East Asia Library hosts online exhibition of Chinese brush painting
The East Asia Library is currently hosting an online exhibition of student work from the Stanford Continuing Studies course ART221: The Art of Chinese Brush Painting, taught by Felix Chan Lim, Ph.D. and Bobbi Makani, Ph.D.
We are pleased to feature the artwork of ART221 students. This term has been particularly interesting as this the first time ART221 was taught online.
Chinese Brush Painting is one of the oldest living arts in the world. It is a form of art that has evolved continuously for more than 6,000 years to date. Chinese brush painting is simple in spirit, concept and execution. The apparent simplicity of the brush strokes belies the complexity in their execution. Perfecting the brush strokes requires considerable practice and experience. This ancient art reflects harmony, serenity and tranquility, yet its execution can also be exceedingly contemporary.
ART221 introduces students to the basic elements, concepts, and fundamental techniques of the so-called "Four Gentlemen" of Chinese painting. The Four Gentlemen in Chinese art refers to the four major themes of bamboo, orchid, plum and chrysanthemum. These themes have been used in Chinese brush painting since the Song Dynasty (960-1279) because of their symbolism and significance in Chinese literature. The Four Gentlemen also represent the four different seasons of the year - the orchid for spring, the bamboo for summer, the chrysanthemum for autumn, and the plum blossom for winter.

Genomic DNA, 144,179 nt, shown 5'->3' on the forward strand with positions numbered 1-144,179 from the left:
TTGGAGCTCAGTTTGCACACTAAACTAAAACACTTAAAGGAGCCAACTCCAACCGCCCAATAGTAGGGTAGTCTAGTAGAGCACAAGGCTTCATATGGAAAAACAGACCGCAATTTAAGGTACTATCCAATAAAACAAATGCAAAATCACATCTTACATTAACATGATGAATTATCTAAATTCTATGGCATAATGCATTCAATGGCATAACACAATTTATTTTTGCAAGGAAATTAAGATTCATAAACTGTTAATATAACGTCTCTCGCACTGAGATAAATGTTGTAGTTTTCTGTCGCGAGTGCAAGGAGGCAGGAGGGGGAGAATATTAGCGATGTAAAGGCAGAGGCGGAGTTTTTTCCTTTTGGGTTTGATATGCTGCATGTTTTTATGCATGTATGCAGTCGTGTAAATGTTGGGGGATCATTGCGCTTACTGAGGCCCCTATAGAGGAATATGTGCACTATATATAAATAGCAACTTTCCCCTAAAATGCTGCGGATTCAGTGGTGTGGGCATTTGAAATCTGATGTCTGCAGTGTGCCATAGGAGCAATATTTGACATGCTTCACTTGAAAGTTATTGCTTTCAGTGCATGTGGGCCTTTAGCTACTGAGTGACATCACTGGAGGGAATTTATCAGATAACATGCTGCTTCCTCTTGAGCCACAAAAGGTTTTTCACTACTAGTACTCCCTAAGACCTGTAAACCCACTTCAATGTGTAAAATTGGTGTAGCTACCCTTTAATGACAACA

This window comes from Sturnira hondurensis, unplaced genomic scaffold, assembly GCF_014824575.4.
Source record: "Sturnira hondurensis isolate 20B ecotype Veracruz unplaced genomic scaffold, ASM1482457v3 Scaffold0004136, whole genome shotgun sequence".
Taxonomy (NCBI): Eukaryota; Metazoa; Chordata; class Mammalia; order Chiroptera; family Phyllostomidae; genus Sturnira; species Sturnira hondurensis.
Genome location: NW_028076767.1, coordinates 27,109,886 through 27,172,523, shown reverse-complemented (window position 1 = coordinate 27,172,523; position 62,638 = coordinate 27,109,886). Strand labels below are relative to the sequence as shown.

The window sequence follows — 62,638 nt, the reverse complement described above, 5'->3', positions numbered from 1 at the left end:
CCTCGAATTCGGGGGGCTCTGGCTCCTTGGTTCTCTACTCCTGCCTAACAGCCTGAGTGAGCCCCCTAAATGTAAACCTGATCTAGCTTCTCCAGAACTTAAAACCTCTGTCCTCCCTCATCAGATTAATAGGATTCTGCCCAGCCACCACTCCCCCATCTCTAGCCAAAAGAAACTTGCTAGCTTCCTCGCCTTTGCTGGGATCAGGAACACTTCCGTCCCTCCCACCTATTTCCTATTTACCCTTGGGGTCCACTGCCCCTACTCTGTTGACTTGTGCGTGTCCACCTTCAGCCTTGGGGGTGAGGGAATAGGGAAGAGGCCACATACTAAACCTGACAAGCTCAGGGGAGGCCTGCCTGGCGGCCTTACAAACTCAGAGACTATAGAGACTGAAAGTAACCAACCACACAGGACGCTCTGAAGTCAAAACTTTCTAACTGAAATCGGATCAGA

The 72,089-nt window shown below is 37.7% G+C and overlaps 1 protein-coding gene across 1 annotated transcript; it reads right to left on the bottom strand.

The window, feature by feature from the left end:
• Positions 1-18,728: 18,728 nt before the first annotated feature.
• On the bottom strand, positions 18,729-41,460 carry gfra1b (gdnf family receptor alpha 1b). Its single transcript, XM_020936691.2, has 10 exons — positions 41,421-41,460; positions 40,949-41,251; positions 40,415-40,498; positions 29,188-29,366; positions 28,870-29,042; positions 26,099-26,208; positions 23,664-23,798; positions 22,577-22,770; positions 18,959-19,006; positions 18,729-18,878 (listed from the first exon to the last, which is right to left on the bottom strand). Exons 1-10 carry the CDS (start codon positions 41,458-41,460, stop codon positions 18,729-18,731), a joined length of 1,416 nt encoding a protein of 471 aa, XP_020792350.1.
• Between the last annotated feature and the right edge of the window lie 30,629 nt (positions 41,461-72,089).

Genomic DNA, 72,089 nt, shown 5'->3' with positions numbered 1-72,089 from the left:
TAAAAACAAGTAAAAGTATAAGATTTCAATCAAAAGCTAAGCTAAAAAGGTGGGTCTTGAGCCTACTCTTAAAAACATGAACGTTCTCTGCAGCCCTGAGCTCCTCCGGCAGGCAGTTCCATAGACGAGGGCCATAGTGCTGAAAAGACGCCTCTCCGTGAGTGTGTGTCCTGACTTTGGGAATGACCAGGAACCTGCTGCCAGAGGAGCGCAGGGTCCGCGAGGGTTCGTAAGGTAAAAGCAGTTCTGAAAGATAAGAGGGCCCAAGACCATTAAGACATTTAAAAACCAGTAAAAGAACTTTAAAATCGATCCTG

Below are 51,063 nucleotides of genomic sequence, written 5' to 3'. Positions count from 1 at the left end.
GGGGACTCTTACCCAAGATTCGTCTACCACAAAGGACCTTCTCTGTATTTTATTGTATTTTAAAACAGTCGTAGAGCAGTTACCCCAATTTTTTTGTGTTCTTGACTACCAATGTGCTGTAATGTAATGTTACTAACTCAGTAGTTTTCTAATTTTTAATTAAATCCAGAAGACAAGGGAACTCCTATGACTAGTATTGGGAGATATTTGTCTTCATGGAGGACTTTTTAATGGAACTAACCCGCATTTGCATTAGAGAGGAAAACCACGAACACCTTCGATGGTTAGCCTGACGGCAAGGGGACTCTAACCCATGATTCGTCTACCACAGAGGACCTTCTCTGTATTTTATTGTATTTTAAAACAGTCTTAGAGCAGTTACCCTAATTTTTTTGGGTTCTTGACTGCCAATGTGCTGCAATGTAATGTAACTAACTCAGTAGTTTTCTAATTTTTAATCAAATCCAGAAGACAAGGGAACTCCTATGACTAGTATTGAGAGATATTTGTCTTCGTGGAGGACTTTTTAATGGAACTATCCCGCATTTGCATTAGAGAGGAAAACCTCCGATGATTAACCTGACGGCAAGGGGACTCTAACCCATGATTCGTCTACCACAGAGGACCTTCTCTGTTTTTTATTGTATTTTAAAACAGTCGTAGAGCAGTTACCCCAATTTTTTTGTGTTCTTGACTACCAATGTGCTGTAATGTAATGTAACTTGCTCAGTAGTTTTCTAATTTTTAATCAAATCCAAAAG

Throughout the course, students have learned different techniques and developed skills in using the Chinese brush to paint the Four Gentlemen. This student art exhibit is a showcase of the painting techniques students learned in the course.
The exhibition may be viewed on the East Asia Library website.
Student artists featured in this exhibition:
Christine Saint Georges